In addition, Turkey is one of the pillars of the West’s political and energy security. “The eastern Mediterranean could play a role in the freeing of central and south-east Europe from its overwhelming dependence on Russian natural gas,” Hochstein told the Congress sub-committee. The West, for its own geo-political reasons, does not want Turkey to be primarily reliant on Russian gas. “Being supplied with its energy by Russia and Iran, Turkey is vulnerable and as a result we see her effort to vary her suppliers,” Hochstein said.

Such large-scale projects are way beyond Cyprus’ capabilities. There is no more powerful, trustworthy international player to co-operate with than the West, and Turkey is an integral part of its energy plans. Talk about an alliance with Russia and an axis with Israel against Turkey have been exposed as illusions, as plausible as the prophecies of Father Paisios.

There is an understandable sense of insecurity in Cyprus expressed in the question, “are we going to entrust our gas to Turkey?” And the answer given is “absolutely not”. This is an emotional and sterile reaction that pushes us into inaction and the wrestling with words and punctuation marks in the defence of our national security.

The security of states is not secured through insurance contracts as you would your new car. States take initiatives and create conditions that safeguard security and welfare. The best example is Europe. After centuries of bloodshed and human suffering, just over five years after the conclusion of the worst war in human history, the European Coal and Steel Community was created and developed into today’s European Union. No agreements and no guarantees were as solid and effective as the forging of common financial interests between European states. Consequently, only if we build common interests with Turkey – from which we are separated by a lot less than separated the countries of Europe before the common market was set up – will we free ourselves from our phobias and insecurities.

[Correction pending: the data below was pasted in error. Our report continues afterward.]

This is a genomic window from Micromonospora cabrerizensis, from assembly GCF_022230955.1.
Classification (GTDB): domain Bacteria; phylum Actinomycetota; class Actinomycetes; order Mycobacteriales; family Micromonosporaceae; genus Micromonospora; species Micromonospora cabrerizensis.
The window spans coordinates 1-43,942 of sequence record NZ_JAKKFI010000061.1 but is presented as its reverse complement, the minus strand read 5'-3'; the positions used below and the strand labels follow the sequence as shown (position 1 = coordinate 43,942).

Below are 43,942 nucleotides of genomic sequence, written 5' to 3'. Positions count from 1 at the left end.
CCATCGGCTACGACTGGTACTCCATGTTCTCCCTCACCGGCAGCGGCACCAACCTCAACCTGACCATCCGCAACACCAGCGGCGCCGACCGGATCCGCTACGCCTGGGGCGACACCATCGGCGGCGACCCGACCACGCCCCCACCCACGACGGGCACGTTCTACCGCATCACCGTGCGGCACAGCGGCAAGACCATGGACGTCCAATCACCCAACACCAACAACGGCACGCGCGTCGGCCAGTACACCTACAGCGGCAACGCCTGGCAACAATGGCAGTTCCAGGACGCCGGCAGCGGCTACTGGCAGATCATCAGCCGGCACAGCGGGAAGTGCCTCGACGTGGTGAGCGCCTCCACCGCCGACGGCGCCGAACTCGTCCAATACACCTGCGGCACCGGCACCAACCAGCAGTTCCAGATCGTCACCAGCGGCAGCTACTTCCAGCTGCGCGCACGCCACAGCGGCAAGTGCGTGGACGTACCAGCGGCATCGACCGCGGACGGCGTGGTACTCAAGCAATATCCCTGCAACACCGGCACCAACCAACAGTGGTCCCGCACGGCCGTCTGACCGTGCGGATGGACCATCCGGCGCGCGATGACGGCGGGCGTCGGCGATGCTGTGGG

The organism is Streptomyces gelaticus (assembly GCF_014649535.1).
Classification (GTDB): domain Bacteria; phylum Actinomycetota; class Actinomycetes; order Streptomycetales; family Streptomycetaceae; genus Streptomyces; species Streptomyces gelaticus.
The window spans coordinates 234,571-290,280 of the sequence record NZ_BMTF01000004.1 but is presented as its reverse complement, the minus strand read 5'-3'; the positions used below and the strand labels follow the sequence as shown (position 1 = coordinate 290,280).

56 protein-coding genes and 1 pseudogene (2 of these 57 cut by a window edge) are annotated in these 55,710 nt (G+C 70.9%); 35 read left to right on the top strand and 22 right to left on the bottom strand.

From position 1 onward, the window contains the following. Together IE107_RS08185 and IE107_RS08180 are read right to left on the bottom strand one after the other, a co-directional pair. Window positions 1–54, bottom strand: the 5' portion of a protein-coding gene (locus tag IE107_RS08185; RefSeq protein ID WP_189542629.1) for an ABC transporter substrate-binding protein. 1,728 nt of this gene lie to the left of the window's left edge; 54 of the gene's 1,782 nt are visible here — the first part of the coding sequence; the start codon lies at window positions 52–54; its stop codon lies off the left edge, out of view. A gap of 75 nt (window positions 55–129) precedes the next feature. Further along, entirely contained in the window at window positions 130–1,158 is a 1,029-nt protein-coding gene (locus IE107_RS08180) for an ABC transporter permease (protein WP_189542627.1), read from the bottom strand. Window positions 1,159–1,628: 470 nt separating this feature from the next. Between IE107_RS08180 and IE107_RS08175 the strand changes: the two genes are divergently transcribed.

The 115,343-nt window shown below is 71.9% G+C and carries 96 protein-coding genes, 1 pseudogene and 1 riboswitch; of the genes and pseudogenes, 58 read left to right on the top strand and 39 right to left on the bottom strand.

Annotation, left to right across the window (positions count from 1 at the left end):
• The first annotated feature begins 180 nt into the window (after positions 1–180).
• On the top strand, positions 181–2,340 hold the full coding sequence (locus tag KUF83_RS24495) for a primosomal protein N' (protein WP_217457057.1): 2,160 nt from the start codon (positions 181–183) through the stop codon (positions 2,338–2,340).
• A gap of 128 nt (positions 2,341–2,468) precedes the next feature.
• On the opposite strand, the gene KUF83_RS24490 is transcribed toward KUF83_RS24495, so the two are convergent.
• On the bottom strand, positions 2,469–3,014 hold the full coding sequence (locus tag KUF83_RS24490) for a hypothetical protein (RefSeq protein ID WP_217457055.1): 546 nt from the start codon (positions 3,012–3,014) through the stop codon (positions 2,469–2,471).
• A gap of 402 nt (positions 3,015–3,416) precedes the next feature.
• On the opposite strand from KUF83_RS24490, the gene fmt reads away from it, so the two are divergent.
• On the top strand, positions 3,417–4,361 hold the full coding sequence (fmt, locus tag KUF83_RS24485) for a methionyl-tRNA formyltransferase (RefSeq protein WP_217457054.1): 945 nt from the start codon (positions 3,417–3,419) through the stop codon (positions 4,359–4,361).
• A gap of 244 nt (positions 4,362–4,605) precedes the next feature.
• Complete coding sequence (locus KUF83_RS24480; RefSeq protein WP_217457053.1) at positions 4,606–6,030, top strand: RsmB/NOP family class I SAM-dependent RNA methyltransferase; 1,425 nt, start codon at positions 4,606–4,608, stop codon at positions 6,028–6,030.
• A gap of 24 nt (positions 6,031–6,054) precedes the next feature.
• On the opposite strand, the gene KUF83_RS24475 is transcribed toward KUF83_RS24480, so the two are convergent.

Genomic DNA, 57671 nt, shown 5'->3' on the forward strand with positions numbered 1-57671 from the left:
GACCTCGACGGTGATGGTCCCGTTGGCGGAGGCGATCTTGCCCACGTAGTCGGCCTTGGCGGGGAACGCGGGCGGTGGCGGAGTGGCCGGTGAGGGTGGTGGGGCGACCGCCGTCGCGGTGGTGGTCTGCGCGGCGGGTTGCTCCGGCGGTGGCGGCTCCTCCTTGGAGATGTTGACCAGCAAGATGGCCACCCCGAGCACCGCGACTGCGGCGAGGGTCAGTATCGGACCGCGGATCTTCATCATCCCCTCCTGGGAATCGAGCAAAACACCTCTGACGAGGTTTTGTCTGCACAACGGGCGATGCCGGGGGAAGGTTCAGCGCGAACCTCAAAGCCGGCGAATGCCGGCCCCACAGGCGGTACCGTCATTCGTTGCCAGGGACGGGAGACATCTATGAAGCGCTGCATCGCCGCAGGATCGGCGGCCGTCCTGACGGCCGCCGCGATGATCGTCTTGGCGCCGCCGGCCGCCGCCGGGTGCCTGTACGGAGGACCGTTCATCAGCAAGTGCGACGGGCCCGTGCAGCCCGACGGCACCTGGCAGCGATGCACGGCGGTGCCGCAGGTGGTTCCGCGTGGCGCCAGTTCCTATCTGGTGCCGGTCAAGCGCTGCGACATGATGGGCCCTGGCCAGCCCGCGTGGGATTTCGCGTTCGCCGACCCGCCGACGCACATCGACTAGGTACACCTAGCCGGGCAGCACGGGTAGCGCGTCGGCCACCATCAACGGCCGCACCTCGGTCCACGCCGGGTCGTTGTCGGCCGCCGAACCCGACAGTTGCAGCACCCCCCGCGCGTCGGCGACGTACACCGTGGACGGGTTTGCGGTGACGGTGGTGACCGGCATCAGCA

There is no doubt that President Anastasiades sees the bigger picture. As he revealed, not so long ago, he has no qualms about having contacts with representatives of Turkish energy companies to promote the idea that common interests would arise after a Cyprus solution. The success of Cyprus’ third licensing round – with Exxon Mobil expressing interest, the rekindling of Total’s interest, the reconfirmation of ENI’s interest and the participation of Qatar Petroleum, despite Qatar’s very close ties and military alliance with Turkey – was certainly no accident. Nor should we have ignored Turkey’s very mild, almost non-existent, reaction to the third licensing round.

All these developments are within the framework of the West’s energy security and only within this will investments take place. Anyone claiming that Cyprus could exploit its hydrocarbon reserves without Turkey is not living in the real world. In short, the dynamic of energy developments in the region depends on the Cyprus problem. The next weeks or months will provide a much clearer picture.

This unique opportunity should not be lost over the return of one less village in the negotiations on territory or over a national psychosis regarding the issue of guarantees. And this does not only relate to the Greek Cypriots, but also to the Turkish Cypriots and to Turkey, which, as the biggest state proportionally stands to reap the greatest benefit from the energy boom of the eastern Mediterranean that would be triggered by a Cyprus settlement.

Demetris Papadopoulos is a researcher